two steps forward and one step back

Sub Levels

Deflationary pressure intensifies. The input and output price sub-indices suggest that prices continue to fall in both the construction and services sectors, albeit at a slower pace than in May. In the manufacturing sector, deflationary pressure intensified amid easing delivery constraints and declining demand, which is reflected in the softening of the input price sub-index. PPI prices fell nearly -4.6% y/y in May, and inflation should fall to less than 1% by the end of 2023. That would require at least one more rate cut (-10bps) by the fall of this year (1-year loan prime rate to 3.45%, reserve ratio to 7%). This should encourage traditional funding and curb the rise of shadow banking. .

The labor market is under pressure, which does not bode well for consumer confidence. In the manufacturing sector, the employment sub-index remained well below the 50 mark. But the situation is mixed in the service industry. Caixin’s equivalence sub-index rose slightly to 51.9 in June from 51.5 in May, with an NBS survey suggesting the labor market is improving while the service sector labor market is deteriorating. ing. In the construction sector, an NBS survey showed job prospects are deteriorating. This does not bode well for consumer confidence. Youth unemployment is above 20% on the back of a skills mismatch, and some migrant workers are looking for low-paid services this year instead of working in export factories, especially given weak external demand in developed economies. I’m in business.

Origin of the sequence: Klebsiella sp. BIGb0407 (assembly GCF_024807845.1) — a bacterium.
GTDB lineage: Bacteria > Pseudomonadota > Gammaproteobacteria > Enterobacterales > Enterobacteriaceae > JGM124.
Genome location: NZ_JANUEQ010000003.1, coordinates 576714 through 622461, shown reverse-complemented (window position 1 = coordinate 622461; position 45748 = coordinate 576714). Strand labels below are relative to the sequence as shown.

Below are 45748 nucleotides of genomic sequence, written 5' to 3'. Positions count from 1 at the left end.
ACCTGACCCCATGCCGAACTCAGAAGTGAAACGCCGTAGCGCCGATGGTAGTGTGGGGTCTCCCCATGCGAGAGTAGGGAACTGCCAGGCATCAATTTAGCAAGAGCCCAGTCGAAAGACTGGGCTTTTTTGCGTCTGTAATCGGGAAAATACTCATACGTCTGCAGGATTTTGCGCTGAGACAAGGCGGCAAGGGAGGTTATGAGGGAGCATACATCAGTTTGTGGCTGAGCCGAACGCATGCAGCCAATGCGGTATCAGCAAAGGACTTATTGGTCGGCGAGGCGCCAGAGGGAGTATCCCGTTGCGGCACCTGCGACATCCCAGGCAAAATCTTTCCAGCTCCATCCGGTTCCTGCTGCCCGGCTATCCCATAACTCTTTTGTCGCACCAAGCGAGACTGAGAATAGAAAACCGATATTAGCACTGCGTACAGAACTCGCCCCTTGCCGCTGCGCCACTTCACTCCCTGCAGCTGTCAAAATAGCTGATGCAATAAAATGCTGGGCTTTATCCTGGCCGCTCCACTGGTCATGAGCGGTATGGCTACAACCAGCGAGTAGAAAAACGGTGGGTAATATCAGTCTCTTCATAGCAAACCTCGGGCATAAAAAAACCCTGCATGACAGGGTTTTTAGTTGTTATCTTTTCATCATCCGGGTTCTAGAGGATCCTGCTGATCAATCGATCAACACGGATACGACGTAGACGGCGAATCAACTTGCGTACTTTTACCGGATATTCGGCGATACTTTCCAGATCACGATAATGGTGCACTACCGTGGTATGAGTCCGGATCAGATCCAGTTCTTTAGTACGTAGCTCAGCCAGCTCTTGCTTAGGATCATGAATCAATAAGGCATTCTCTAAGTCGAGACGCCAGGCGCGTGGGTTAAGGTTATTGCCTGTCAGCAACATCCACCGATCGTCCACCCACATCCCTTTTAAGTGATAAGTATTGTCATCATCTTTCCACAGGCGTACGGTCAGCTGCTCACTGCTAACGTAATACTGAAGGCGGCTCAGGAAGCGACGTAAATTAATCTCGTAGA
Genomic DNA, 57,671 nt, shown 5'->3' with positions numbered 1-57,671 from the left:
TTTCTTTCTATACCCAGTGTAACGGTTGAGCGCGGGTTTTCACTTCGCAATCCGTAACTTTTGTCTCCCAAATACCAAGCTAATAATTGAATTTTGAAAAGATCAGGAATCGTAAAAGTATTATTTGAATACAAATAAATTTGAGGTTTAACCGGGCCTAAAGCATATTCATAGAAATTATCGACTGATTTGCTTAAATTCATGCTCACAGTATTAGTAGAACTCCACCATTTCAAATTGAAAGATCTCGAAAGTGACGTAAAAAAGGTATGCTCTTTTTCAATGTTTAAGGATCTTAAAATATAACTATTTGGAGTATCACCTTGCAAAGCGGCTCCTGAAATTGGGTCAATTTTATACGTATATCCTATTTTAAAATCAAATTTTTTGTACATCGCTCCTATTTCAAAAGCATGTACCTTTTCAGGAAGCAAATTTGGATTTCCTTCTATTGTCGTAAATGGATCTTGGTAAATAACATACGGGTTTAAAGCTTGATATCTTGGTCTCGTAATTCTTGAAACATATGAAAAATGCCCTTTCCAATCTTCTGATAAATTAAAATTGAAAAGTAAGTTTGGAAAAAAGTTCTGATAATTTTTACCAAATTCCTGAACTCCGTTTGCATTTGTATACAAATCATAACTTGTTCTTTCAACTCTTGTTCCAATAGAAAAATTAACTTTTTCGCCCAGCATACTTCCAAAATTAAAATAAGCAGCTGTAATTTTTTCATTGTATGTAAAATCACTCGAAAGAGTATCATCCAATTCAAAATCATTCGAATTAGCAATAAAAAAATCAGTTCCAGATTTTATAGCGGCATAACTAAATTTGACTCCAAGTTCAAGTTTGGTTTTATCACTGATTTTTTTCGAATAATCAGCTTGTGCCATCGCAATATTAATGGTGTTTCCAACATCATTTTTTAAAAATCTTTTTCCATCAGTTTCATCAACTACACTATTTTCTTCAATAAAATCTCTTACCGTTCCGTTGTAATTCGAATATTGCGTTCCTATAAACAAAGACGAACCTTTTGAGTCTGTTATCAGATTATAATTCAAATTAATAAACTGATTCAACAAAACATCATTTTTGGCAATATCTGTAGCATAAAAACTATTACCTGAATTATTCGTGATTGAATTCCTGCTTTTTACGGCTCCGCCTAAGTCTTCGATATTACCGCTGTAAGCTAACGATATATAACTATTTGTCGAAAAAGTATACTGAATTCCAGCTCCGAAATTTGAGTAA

Further policy support is needed in this context. In response to the economic slowdown, policymakers are seeking to implement further countercyclical measures, such as the recently approved support for home-related spending. A recent State Council meeting also discussed further measures to boost consumption and increase spending on urban renovation projects. Policy makers are likely to avoid implementing broad-based stimulus measures (such as large cash transfers to households) and focus on more targeted fiscal measures, such as increasing special bond lines for local governments. The annual quota share remained at 61.7%, well below the 2022 level.

China’s economic reopening has not revitalized its capital markets. nevertheless Given the size of the Chinese economy and its still strong growth prospects, the opportunities remain attractive, yet valuations are much lower than other major markets in the developed world. Equity risk premiums are about four times higher than in the US (Figure 5). Low correlation with major markets is attractive during times of limited diversification potential, but capital account restrictions make offshore investments less efficient.

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